In 2006 the Regiment changed roles to become part of 2 (NC) Signal Brigade. During the changes 44 (Cinque Ports) Signal Squadron was lost and 60 (RBH) Signal Squadron gained from 71 Signal Regiment.

Initial Role of the Regiment

The new Regiment formed part of 12th Signal Group (Volunteers) whose Headquarters were placed in the Duke of York's Headquarters, Chelsea. Two other volunteer Regiments, 34 (Northern) and 40 (Ulster), plus sponsored squadron (81 Signal Sqn) completed the Group. 12 Group's task was to provide communications for logistics units in the Rear Combat Zone (RCZ) and Communications Zone (CommZ) British Army of the Rhine (BAOR). The specific task allotted to 36 Regiment was to provide the field communications for the logistics units in the Forward Maintenance Area (FMA), a sub area of the RCZ (the other being Rear Maintenance Area (RMA)), and to link Rear HQ 1 (BR) Corps into the Logistic Communications of the RCZ.

To carry out its task the Communicating Squadrons 44, 45 and 54 Sqn each provided three Control Centre Troops and a Radio Relay Troop. The establishment of the Regiment was for 627 Officers and men. The task of the Control Centre was to support or if necessary replace the static communications between Logistic Units in the RCZ and the various logistic Headquarters or Sub Area Headquarters.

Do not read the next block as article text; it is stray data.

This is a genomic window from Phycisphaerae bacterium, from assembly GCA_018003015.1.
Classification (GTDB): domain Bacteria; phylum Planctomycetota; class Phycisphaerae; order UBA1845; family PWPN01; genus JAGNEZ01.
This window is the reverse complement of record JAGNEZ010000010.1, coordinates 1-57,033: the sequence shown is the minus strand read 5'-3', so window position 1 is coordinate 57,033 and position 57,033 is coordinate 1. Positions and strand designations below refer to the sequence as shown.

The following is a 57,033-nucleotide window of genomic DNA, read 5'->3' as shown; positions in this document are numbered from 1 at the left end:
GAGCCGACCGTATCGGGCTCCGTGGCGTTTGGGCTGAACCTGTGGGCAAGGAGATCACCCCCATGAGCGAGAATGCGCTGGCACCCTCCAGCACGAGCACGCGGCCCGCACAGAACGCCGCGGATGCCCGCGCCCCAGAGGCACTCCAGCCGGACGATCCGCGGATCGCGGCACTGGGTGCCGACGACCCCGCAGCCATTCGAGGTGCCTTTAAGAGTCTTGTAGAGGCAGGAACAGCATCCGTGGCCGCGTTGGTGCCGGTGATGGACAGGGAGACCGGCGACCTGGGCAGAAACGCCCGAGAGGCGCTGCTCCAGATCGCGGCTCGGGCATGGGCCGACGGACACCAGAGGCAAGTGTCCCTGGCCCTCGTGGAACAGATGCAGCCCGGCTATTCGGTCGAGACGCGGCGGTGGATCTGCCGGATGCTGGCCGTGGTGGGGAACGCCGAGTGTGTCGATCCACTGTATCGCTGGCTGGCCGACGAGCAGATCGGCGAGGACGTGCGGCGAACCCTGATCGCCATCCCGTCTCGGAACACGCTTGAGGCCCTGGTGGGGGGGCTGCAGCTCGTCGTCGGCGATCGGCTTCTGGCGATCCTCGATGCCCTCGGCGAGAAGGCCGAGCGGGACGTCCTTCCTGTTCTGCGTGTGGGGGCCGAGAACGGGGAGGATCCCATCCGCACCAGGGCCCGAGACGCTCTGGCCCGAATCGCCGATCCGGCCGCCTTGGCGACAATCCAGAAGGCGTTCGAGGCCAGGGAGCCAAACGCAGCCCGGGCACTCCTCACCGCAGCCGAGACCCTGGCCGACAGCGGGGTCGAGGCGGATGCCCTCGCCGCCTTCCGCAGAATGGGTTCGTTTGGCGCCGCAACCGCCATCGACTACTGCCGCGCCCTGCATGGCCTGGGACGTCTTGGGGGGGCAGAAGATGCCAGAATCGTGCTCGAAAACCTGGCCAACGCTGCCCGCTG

The first year was spent in absorbing the various intakes and moulding the scattered squadrons into an effective Regiment. In 1968 for the first time the Regiment went to West Germany for its annual camp and took part in Exercise FALLEX. It was a successful exercise from the Regiments viewpoint and many valuable lessons were learned. Much information was gained on which to base the training for the next two years. Apart from information on communication problems, defence of comms sites, the relatively new art of Nuclear Biological and Chemical (NBC) Warfare demanded attention, as did road movement and the drills for movement by sea and air.